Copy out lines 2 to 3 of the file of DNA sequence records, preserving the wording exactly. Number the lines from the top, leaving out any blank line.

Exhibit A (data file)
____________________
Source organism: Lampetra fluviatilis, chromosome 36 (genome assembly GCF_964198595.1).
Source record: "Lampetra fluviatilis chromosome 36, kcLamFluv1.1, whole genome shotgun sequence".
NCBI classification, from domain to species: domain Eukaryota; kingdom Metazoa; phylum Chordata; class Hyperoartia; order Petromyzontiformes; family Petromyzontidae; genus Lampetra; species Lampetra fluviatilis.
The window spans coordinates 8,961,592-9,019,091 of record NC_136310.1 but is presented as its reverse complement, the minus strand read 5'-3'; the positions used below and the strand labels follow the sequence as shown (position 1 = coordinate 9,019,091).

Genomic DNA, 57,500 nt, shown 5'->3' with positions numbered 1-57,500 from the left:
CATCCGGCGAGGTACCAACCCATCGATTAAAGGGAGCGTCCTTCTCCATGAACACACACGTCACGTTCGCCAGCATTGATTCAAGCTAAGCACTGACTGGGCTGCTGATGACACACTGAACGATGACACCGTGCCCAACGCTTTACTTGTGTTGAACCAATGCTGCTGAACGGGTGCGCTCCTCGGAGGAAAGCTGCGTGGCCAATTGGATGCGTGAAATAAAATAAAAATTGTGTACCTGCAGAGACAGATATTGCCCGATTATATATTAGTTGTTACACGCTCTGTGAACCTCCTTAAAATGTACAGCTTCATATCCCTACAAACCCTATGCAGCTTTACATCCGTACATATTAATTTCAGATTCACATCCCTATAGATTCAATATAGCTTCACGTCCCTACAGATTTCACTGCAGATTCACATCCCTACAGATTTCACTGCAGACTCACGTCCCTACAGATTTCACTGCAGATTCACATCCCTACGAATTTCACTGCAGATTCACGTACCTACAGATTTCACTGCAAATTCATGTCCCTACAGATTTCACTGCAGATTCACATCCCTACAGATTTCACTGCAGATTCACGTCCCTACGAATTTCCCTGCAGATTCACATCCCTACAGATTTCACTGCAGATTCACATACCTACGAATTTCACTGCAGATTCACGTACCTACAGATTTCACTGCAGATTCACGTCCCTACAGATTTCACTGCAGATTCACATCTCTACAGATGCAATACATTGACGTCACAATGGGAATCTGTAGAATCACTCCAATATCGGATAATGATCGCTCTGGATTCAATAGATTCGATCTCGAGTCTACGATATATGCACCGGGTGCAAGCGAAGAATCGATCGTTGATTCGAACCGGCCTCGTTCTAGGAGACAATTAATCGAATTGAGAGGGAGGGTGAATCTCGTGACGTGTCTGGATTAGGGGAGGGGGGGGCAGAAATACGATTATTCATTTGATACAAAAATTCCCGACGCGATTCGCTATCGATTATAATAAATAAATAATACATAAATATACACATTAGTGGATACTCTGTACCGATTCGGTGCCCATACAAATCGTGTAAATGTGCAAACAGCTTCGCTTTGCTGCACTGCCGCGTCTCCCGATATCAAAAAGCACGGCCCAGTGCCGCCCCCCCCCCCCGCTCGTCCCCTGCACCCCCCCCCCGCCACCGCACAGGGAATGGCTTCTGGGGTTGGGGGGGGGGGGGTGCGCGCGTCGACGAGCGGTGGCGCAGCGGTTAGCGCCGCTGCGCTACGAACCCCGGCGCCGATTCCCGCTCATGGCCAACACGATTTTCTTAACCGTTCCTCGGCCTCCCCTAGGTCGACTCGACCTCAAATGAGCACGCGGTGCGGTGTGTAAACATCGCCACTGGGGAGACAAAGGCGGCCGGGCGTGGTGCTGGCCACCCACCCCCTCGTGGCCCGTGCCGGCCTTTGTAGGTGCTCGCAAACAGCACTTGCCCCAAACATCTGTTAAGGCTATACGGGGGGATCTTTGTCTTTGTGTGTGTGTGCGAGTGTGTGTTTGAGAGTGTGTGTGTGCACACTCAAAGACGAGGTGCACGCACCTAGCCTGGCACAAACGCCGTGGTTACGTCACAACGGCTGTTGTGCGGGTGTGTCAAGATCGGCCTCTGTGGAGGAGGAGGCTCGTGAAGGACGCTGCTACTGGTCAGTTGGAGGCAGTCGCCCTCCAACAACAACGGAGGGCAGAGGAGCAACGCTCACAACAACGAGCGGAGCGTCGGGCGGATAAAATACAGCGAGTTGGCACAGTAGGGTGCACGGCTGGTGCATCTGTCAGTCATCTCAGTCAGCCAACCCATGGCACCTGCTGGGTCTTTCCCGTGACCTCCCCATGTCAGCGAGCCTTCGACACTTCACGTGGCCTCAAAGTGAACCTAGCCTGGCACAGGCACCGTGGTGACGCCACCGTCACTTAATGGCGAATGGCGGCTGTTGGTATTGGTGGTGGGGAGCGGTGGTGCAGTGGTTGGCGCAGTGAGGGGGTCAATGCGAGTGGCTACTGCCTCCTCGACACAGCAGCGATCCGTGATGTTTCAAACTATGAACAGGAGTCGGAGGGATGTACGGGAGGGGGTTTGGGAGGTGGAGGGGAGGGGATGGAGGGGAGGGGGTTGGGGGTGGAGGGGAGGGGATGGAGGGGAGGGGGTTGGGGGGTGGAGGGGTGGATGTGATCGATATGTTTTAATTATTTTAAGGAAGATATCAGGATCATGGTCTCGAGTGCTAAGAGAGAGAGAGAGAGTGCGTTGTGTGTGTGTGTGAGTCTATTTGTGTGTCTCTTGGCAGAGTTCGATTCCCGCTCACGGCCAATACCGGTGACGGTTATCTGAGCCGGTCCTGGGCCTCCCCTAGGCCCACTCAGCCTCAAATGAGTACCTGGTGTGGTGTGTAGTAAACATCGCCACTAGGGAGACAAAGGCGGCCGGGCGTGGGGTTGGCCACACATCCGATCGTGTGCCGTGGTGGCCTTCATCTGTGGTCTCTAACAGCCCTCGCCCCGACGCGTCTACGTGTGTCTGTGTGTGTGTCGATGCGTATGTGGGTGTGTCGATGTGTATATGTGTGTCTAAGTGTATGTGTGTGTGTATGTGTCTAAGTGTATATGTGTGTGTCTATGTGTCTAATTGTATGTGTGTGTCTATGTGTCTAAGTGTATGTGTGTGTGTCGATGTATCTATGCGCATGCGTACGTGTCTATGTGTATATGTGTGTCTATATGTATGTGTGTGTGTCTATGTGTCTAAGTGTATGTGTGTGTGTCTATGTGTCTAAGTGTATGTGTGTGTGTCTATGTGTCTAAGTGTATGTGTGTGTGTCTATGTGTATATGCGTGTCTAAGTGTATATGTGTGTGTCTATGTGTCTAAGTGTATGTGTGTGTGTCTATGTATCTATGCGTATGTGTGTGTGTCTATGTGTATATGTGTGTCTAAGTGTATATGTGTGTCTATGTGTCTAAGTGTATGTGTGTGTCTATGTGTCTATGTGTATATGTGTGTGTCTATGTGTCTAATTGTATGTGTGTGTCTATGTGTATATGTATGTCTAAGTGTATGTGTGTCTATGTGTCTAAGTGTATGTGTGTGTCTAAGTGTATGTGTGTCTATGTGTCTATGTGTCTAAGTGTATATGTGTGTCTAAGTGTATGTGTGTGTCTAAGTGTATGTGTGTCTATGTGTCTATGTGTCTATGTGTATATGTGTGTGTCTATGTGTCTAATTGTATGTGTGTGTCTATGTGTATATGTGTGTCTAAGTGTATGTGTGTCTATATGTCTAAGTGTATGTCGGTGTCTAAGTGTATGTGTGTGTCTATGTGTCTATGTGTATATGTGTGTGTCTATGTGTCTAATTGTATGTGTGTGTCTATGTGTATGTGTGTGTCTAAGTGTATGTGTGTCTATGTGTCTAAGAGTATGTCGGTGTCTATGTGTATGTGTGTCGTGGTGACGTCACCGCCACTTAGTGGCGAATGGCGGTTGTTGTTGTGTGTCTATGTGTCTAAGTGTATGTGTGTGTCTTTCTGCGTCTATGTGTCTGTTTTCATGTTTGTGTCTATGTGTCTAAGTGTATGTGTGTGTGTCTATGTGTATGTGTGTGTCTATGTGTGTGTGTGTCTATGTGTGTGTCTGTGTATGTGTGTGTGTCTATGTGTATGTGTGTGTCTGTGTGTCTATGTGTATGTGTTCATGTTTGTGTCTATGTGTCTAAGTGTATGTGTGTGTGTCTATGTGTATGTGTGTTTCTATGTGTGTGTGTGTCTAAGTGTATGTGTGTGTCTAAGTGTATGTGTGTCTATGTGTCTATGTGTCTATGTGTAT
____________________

Source record: "Lampetra fluviatilis chromosome 36, kcLamFluv1.1, whole genome shotgun sequence".
NCBI classification, from domain to species: domain Eukaryota; kingdom Metazoa; phylum Chordata; class Hyperoartia; order Petromyzontiformes; family Petromyzontidae; genus Lampetra; species Lampetra fluviatilis.